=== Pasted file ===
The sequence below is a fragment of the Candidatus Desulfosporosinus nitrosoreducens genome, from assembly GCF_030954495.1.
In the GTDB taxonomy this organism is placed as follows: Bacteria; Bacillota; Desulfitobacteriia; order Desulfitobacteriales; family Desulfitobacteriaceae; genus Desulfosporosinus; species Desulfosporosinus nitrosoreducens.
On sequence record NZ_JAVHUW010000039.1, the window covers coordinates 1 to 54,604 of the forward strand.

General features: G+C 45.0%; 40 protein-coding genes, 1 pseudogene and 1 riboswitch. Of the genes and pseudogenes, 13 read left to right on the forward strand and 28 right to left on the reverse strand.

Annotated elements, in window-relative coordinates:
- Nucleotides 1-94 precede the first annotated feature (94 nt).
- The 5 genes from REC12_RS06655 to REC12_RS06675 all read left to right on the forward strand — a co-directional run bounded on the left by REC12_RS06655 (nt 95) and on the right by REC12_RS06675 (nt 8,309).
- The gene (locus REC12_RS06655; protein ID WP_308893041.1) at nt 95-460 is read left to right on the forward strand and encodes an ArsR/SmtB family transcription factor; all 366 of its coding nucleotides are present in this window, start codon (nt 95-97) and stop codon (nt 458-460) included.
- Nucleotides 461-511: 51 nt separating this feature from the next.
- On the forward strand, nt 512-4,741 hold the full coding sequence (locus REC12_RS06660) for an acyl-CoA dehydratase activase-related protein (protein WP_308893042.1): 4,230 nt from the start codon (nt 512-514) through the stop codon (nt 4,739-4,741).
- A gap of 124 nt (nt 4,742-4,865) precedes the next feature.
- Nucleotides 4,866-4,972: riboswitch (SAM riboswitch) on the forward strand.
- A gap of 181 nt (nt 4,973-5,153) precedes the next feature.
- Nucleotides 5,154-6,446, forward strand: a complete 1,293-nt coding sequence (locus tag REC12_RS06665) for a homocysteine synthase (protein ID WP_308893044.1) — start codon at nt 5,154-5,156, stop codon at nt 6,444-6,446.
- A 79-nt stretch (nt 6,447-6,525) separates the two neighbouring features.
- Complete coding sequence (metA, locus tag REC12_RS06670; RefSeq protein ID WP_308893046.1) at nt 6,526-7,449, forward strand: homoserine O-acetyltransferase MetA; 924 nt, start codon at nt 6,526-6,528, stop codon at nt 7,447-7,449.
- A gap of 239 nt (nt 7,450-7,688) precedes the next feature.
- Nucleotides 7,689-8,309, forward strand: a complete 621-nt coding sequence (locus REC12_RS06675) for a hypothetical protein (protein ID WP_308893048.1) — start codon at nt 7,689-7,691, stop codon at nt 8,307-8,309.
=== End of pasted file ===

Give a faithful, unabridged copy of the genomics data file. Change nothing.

The sequence below is a fragment of the Candidatus Desulfosporosinus nitrosoreducens genome, from assembly GCF_030954495.1.
In the GTDB taxonomy this organism is placed as follows: Bacteria; Bacillota; Desulfitobacteriia; order Desulfitobacteriales; family Desulfitobacteriaceae; genus Desulfosporosinus; species Desulfosporosinus nitrosoreducens.
On sequence record NZ_JAVHUW010000039.1, the window covers coordinates 1 to 54,604 of the forward strand.

General features: G+C 45.0%; 40 protein-coding genes, 1 pseudogene and 1 riboswitch. Of the genes and pseudogenes, 13 read left to right on the forward strand and 28 right to left on the reverse strand.

Annotated elements, in window-relative coordinates:
- Nucleotides 1-94 precede the first annotated feature (94 nt).
- The 5 genes from REC12_RS06655 to REC12_RS06675 all read left to right on the forward strand — a co-directional run bounded on the left by REC12_RS06655 (nt 95) and on the right by REC12_RS06675 (nt 8,309).
- The gene (locus REC12_RS06655; protein ID WP_308893041.1) at nt 95-460 is read left to right on the forward strand and encodes an ArsR/SmtB family transcription factor; all 366 of its coding nucleotides are present in this window, start codon (nt 95-97) and stop codon (nt 458-460) included.
- Nucleotides 461-511: 51 nt separating this feature from the next.
- On the forward strand, nt 512-4,741 hold the full coding sequence (locus REC12_RS06660) for an acyl-CoA dehydratase activase-related protein (protein WP_308893042.1): 4,230 nt from the start codon (nt 512-514) through the stop codon (nt 4,739-4,741).
- A gap of 124 nt (nt 4,742-4,865) precedes the next feature.
- Nucleotides 4,866-4,972: riboswitch (SAM riboswitch) on the forward strand.
- A gap of 181 nt (nt 4,973-5,153) precedes the next feature.
- Nucleotides 5,154-6,446, forward strand: a complete 1,293-nt coding sequence (locus tag REC12_RS06665) for a homocysteine synthase (protein ID WP_308893044.1) — start codon at nt 5,154-5,156, stop codon at nt 6,444-6,446.
- A 79-nt stretch (nt 6,447-6,525) separates the two neighbouring features.
- Complete coding sequence (metA, locus tag REC12_RS06670; RefSeq protein ID WP_308893046.1) at nt 6,526-7,449, forward strand: homoserine O-acetyltransferase MetA; 924 nt, start codon at nt 6,526-6,528, stop codon at nt 7,447-7,449.
- A gap of 239 nt (nt 7,450-7,688) precedes the next feature.
- Nucleotides 7,689-8,309, forward strand: a complete 621-nt coding sequence (locus REC12_RS06675) for a hypothetical protein (protein ID WP_308893048.1) — start codon at nt 7,689-7,691, stop codon at nt 8,307-8,309.